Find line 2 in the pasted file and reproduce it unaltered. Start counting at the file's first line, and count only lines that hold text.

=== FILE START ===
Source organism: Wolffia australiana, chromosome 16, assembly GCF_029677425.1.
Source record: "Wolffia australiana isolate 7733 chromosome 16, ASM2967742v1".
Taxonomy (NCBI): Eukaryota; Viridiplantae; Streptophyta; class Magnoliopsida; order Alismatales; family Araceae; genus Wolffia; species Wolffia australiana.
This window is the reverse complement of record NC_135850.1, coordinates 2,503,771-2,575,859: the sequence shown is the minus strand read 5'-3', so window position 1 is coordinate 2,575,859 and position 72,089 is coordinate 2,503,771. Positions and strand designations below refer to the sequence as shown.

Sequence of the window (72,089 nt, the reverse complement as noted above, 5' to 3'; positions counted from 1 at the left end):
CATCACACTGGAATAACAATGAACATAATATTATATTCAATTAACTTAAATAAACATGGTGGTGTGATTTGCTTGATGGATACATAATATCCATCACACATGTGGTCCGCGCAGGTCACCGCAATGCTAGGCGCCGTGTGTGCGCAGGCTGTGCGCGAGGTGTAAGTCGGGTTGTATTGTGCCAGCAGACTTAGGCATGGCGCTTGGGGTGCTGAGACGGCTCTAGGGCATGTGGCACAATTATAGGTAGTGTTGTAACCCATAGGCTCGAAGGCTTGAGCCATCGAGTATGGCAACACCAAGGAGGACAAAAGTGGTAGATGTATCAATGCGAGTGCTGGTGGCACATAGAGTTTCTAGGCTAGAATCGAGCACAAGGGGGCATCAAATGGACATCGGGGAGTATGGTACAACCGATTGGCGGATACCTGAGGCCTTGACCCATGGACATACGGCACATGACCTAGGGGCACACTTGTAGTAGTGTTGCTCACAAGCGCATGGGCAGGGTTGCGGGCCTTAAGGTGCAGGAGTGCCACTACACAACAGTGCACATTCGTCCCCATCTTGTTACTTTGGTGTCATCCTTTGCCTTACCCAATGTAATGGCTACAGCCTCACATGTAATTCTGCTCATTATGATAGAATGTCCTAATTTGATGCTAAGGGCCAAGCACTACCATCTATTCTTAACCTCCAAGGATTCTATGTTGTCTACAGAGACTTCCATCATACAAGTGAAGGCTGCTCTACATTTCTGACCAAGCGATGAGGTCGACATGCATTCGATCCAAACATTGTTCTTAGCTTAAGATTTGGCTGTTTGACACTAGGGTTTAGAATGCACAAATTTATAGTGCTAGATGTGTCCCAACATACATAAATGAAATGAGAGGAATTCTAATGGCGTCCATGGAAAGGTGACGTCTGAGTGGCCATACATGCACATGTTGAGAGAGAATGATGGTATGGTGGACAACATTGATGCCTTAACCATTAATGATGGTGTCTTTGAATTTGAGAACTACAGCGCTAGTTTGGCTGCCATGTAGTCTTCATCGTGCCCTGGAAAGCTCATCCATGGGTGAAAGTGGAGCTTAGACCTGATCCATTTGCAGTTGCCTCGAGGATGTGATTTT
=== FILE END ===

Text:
Source record: "Wolffia australiana isolate 7733 chromosome 16, ASM2967742v1".